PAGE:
On 27 June 2003 the New Zealand Parliament passed a unique piece of legislation, the Prostitution Reform Act (PRA), effectively decriminalising prostitution. The momentum for the Act came from the desire to minimise harm and risk for sex workers through the promotion of human rights, and the welfare and occupational health and safety of workers in the sex industry. The passage of the Prostitution Reform Act in 2003 required a redefinition of prostitution regulation, that would fit within a work/employment and rights framework. When prostitution was illegal, the dominant social control agency was the police. However, when prostitution was decriminalised, issues of occupational health and safety were left to central and local government departments, alongside community, health groups and the prostitutes’ collective. This reconfiguration of regulatory responsibility brought together a number of diverse groups. Drawing upon two empirical studies undertaken in Christchurch, between 1997 and 2004, this paper will explore this shift to decriminalisation, and highlight the tensions associated with implementing the principles of the Act within this new regulatory framework. In particular, the ‘manoeuvrings’ of local authorities that sought to both reclaim public spaces and secure the legal ambiguity and vulnerability of sex workers, and the organised resistance by the sex work industry in response. The transition to decriminalisation of prostitution in New Zealand illustrates that the inclusion of a work approach to law reform can result in a new set of problems with regard to managing working conditions and the control of workplaces.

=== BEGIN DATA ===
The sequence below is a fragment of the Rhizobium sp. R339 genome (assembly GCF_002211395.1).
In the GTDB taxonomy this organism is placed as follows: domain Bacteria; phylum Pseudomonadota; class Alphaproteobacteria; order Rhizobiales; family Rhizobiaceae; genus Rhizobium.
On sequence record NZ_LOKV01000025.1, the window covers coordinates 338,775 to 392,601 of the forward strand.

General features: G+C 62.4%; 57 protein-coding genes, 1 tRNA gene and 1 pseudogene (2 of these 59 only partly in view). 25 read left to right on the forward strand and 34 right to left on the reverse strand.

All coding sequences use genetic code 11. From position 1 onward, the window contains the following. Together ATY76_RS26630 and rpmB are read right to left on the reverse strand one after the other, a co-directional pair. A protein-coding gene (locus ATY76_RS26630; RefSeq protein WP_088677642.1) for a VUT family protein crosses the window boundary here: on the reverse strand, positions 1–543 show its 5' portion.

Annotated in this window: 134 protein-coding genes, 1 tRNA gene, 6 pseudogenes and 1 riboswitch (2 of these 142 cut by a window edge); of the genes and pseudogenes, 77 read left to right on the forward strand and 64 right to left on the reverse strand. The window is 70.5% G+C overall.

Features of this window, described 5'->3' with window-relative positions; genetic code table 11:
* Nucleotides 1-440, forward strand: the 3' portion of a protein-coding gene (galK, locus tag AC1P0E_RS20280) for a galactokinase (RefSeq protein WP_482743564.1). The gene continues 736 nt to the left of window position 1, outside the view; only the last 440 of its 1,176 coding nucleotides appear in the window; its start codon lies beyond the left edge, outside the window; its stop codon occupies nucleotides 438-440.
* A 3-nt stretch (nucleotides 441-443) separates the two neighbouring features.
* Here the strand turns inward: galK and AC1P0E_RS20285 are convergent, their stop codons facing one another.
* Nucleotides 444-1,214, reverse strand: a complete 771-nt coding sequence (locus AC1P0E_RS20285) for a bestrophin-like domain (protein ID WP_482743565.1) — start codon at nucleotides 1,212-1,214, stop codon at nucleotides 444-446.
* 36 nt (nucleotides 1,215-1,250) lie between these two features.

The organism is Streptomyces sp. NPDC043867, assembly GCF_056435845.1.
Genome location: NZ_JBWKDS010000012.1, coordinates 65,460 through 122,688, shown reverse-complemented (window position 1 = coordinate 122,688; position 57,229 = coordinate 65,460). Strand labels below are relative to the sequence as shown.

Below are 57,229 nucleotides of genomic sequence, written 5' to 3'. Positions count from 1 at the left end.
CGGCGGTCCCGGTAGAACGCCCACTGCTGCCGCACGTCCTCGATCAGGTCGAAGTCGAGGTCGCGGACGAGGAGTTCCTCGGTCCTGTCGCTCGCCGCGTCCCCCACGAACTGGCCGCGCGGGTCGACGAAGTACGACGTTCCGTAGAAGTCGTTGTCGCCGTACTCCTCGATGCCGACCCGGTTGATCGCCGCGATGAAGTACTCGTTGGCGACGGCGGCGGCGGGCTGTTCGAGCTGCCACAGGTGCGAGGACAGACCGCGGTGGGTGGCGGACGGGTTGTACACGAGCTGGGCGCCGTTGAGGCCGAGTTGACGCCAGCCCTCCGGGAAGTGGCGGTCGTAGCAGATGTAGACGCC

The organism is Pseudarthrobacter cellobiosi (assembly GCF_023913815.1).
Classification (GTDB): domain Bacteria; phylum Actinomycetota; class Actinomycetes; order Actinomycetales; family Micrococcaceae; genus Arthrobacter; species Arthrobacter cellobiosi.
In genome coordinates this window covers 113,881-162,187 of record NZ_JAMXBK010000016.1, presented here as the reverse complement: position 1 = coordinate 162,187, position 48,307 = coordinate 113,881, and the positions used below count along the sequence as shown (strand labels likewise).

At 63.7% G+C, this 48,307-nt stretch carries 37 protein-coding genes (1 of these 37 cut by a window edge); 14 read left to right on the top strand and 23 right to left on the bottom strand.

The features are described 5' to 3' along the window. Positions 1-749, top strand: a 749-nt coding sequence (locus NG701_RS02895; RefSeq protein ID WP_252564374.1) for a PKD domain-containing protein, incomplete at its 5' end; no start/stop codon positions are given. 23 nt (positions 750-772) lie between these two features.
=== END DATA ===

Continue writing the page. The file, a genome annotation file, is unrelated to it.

|Keywords:||Sex Work, Decriminalisation, Prostitution Reform Act|
Lecturer, School of Social Work and Human Services, University of Canterbury, Christchurch, New Zealand
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